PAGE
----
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Hoffmann, R. A wiki for the life sciences where authorship matters. Nature Genetics (2008)

Upregulation of the Hsp104 chaperone at physiological temperature during recovery from thermal insult.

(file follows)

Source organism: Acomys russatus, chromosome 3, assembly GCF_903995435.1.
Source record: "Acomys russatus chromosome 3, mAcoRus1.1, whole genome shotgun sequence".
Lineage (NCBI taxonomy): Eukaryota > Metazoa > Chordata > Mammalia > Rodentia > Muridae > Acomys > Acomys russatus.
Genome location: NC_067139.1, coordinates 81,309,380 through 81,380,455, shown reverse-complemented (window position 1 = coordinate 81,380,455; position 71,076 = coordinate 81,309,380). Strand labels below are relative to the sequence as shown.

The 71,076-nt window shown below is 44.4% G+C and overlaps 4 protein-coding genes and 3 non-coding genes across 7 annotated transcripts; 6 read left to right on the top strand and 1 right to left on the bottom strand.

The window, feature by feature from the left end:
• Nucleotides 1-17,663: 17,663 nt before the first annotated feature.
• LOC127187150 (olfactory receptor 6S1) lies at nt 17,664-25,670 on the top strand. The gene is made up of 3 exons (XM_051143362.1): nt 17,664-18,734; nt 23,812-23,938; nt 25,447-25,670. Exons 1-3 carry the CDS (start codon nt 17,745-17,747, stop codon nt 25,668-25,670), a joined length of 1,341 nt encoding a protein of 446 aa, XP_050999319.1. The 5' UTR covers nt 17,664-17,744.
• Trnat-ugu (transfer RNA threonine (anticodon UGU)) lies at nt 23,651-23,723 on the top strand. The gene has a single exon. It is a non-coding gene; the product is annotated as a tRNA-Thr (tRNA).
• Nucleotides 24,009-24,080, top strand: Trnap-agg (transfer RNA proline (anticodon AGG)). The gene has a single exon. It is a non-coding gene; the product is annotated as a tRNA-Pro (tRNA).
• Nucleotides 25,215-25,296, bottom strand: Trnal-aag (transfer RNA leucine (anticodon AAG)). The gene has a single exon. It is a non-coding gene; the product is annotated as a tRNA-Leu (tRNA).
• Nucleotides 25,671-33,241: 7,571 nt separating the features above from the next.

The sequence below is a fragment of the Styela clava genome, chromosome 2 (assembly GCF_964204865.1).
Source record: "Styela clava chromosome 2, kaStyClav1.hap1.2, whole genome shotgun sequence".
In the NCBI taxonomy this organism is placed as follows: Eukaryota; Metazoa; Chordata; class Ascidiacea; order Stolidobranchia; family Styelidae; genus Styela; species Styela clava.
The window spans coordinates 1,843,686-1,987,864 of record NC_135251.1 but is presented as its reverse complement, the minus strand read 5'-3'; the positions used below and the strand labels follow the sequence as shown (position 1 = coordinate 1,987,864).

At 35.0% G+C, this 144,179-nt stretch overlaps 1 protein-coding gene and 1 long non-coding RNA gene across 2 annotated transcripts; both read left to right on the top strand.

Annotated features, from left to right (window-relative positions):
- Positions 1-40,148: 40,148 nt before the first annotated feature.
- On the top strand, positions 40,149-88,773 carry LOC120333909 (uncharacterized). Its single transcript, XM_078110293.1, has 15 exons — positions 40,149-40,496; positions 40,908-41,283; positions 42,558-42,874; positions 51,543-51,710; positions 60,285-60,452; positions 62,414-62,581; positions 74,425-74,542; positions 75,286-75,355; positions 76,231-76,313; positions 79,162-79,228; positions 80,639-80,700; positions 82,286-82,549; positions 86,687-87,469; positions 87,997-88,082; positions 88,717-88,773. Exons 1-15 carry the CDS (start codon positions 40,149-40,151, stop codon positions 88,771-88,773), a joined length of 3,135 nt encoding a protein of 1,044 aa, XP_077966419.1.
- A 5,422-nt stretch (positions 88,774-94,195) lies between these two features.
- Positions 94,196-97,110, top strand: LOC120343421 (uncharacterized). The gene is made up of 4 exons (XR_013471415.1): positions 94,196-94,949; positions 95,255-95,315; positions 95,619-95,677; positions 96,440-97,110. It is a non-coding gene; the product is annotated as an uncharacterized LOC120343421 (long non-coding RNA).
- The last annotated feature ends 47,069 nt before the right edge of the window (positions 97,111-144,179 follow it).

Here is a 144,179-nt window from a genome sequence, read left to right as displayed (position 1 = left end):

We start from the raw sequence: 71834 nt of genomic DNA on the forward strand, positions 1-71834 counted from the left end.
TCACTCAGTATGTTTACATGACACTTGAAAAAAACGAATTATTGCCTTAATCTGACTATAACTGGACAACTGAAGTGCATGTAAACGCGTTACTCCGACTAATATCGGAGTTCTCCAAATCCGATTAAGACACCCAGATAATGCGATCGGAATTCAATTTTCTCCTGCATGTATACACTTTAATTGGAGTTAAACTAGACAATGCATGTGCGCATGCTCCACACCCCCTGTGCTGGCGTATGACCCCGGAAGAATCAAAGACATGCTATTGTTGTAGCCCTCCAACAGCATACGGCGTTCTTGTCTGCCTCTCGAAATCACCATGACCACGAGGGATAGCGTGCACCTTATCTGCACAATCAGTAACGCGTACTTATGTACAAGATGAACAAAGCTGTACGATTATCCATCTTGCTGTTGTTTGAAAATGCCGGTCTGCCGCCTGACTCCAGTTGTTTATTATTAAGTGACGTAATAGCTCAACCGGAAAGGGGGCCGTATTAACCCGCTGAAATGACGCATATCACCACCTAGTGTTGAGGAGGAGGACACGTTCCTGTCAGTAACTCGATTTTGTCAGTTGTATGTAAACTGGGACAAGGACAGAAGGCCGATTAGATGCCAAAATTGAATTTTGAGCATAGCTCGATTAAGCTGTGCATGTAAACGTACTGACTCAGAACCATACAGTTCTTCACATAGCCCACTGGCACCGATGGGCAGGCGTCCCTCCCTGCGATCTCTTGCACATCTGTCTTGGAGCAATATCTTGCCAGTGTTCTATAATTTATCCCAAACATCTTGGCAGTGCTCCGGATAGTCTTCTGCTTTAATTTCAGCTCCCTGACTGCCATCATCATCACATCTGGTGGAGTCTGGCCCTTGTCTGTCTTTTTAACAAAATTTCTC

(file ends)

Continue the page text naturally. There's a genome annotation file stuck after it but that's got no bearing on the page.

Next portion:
Thermal insult at 50 degrees C causes protein denaturation in yeast, but the cells survive if preconditioned at 37 degrees C. Survival depends on refolding of heat-denatured proteins. Refolding of cytoplasmic proteins requires Hsp104, the expression of which increases several-fold upon shift of the cells from physiological temperature 24 degrees C to 37 degrees C. We describe here a novel type of regulation of Hsp104, designated delayed upregulation (DUR). When Saccharomyces cerevisiae cells grown at 24 degrees C, preconditioned at 37 degrees C and treated briefly at 50 degrees C were shifted back to 24 degrees C, Hsp104 expression was negligible for 1 h, but increased then to a three to nine times higher level than that detected after growth at 24 degrees C, returning to normal after 5 h. A heat shock element (HSE) of the upstream sequence of HSP104 was necessary and sufficient for DUR, whereas stress response elements (STRE) were dispensable. Destruction of HSE plus all three STREs abolished Hsp104 expression, resulting in cell death after thermal insult. Deletion of MSN2/4, encoding transcription factors driving STRE-dependent gene expression, decreased DUR. Deletion of HOG1, encoding a heat-responsive and osmosensitive mitogen-activated protein kinase implicated to be functionally connected to Msn2/4p, abolished DUR. We suggest that DUR was regulated via HSE, required Hog1p and involved Msn2/4p-regulated gene products.[1]


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